No country for humour, or tolerance

No country for humour, or tolerance

Aren’t we fast becoming a country of wry faced, sullen people averse to humour?

The question is, what makes Indians, even the very ‘erudite’ among us, so humourless and ready to take offence at the drop of a hat? Credit: iStock Photo

Aren’t we fast becoming a country of wry faced, sullen people averse to humour? The way Kunal Kamra is being hounded by a section of people for his brand of humour, it seems that humour is losing its place and space in our lives. Some weeks ago, the legendary batsman, our very own Sunil Gavaskar, faced mordant criticism from a very large section of netizens for his comment on Virat Kohli's rusty batting. In the mid-80s, no one had taken umbrage when the same Sunny Gavaskar opined quite caustically that “Indian films are made by the asses for the masses.” In fact, many actors congratulated him on this witty apercu! Alas, things have changed drastically in a little over three decades. 

The question is, what makes Indians, even the very ‘erudite’ among us, so humourless and ready to take offence at the drop of a hat? British Prime Minister Winston Churchill, known for his acerbic wit, used to say, “Inability to take humour in a sportive manner is a sign of inferiority complex and having a nagging sense of guilt.” So very true. Only those suffering from a niggling sense of inferiority complex and an ingrained sense of wrongdoing are hateful of humour, because humour reveals the reality in an ostensibly casual manner. 

In recent times, the treatment given by the ‘establishment’ to certain individuals on one side of the political and ideological divide has caused comedians like Kamra to comment on what they see happening in the country, sometimes in too comic a manner, perhaps, for some people’s taste. The man has the audacity to call a spade a spade, nay a shovel. And this very quality in an individual is a threat to the ‘establishment.’  

Neurologists like Lucio Bini and Paul Robert Bing as well as linguists like David Crystal and Edmund Sapir, are of the view that humour acts as a euphemism. Its effect lasts longer than a direct or abusive statement. At the same time, the human brain tends to take humour as a revelation. And revelations are often explosive!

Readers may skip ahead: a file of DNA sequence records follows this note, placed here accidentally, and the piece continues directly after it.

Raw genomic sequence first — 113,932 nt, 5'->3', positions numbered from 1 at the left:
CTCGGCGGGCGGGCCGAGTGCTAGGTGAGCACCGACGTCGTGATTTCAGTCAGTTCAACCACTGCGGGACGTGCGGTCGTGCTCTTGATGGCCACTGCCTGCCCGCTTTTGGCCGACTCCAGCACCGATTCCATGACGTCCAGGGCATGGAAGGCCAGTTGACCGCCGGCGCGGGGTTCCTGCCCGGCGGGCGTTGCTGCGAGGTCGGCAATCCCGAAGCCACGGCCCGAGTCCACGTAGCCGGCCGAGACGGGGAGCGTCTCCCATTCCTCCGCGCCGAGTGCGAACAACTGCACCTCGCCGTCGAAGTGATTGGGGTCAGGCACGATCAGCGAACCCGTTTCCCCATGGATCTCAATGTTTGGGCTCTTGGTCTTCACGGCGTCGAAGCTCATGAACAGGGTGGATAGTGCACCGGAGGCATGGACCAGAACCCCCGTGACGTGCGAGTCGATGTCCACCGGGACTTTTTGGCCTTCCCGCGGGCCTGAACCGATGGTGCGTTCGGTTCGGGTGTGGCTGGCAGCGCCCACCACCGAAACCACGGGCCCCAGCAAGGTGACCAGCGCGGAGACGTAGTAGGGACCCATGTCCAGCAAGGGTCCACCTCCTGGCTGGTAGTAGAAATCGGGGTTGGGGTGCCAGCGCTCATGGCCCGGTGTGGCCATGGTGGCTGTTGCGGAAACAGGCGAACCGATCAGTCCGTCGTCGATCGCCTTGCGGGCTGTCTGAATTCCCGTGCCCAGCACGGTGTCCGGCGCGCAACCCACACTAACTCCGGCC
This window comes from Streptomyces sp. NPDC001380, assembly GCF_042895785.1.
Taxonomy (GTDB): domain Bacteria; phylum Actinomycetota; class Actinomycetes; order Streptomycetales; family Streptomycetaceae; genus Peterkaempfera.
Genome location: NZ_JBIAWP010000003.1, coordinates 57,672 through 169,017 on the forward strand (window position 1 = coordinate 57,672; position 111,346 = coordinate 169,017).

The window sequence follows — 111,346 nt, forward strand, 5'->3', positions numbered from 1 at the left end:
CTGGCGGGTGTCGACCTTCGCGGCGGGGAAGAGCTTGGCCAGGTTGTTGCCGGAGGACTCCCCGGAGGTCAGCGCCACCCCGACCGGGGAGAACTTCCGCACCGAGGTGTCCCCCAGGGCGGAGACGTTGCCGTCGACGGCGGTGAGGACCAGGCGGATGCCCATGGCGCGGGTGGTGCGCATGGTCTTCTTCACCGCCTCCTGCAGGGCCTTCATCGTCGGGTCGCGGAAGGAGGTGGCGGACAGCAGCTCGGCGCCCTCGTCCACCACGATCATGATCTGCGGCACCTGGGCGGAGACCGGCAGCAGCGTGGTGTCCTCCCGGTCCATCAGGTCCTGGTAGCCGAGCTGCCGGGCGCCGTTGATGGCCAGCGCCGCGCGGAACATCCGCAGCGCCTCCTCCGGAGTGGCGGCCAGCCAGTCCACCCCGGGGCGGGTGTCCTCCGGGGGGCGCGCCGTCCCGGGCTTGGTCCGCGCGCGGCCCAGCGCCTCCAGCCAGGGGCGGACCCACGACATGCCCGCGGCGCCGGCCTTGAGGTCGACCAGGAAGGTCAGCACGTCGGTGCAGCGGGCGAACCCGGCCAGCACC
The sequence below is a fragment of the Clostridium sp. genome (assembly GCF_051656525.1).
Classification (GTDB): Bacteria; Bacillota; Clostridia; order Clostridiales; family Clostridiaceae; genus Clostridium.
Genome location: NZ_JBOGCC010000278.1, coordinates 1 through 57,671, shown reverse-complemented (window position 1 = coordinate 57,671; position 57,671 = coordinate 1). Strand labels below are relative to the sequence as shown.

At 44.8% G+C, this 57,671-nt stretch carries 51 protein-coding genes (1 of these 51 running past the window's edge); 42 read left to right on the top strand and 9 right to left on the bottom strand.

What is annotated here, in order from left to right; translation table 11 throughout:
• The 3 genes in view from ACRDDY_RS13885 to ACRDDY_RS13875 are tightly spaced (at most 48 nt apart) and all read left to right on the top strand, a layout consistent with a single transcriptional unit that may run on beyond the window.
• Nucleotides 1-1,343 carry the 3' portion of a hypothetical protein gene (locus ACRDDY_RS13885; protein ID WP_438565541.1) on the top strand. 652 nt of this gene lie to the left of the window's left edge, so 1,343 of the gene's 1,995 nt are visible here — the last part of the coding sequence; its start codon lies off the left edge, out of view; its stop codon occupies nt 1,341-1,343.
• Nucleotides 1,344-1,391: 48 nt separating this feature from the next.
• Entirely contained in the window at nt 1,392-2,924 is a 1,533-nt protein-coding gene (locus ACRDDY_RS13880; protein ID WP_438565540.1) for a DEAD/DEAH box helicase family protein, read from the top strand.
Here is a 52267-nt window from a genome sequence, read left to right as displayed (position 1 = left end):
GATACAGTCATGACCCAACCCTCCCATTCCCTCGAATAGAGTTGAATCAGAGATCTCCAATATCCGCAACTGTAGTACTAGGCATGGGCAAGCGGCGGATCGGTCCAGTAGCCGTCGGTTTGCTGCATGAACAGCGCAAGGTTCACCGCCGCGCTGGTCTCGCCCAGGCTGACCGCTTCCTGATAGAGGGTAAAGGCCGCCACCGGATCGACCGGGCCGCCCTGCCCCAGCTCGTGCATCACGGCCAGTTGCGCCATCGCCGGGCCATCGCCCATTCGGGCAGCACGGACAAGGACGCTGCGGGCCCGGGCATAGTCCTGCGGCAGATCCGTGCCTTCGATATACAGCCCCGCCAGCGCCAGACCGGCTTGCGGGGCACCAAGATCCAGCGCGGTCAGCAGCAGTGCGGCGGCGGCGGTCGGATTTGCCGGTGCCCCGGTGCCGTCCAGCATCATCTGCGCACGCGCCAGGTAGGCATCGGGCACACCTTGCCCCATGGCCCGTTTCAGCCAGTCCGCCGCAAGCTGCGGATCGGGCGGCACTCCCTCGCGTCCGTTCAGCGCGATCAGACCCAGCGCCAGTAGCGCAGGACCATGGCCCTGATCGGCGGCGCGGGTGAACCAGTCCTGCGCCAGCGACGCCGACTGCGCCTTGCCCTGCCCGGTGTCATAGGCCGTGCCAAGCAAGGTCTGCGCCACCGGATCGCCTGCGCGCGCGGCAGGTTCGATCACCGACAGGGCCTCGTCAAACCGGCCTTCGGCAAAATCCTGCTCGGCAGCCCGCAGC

That's the reason, the ‘establishment’ and its agencies are so apprehensive of comedians and always want to muffle and muzzle their voices.

Our proclivity to take all things to heart and react impulsively have contributed to our aversion to humour and to our intolerance. Intolerance often stems from a sense of vulnerability or false supremacy. Somewhere, many of us have developed a false sense of ethnic and nationalistic supremacy in recent times. This concocted supremacy has made us vulnerable and intolerant to every word and statement we erroneously deem as an assault or an affront.

Perhaps this needs some kind of elaboration. Till about the end of the last decade, even the Marathi people would refer to king Shivaji as Shivaji, but today, if you don't say ‘Chhatrapati Shivaji Maharaj’, you are liable to be driven out of Maharashtra. Amitabh Bachchan will vouch for that.

Now, it's de rigueur in Bengal and in the company of Bengalis to use the honorific ‘Gurudev’ before Rabindranath Tagore and ‘Netaji’ before Subhash Chandra Bose. Otherwise, they'll be offended.

This offence-taking is widespread and applies to people’s likes and dislikes across fields. If the great playback singer Mohammad Rafi is not called Rafi sahab, his countless admirers will take umbrage, Truth be told, yours truly is arguably the biggest fan and scholar on Rafi today, having earned a Doctorate on him from Lahore University, Pakistan. But I chose to call him Mohammad Rafi, with all due respect.

Till about the turn of the century, all English and vernacular newspapers would write Muhammad just like Rama, Krishna, Jesus or Moses. Suddenly, Muhammad became Prophet Muhammad. Today, you dare write only Muhammad and rest assured, somebody will take grave offence.

All these religio-ethnic perceptions of supremacy, especially in India and the sub-continent, have made us vulnerable and unnecessarily arrogant and delusional. That our particular religion or ethnic group is not just the best but the only way, is the latest mantra. So, community, ethnicity and religious banter have become a taboo and strict no-no.

Even the Sikhs, who used to crack jokes on themselves, have become too conscious about their ethnic identity. Now, if you crack jokes on Sikhs or narrate Santa-Banta jokes, chances are that Sikhs will not take it lightly. The same has happened to Bengalis, Marathis, Tamils and other communities. Now, if you call a Bengali  ‘Bong’, a Marathi ‘Taant’ (after Tantya Tope of Sepoy Mutiny fame) or a Tamil ‘Tambi’ or ‘Madrasi’, the people of these communities will not be amused. 

So, a kind of sudden and mindless ethnic and communal resurgence, triggered by extreme religiosity, can be adduced as a reason that has made us intolerant. And remember the words of American humourist Mark Twain, “An intolerant person is humourless, and vice versa.” We're witnessing the same in this country.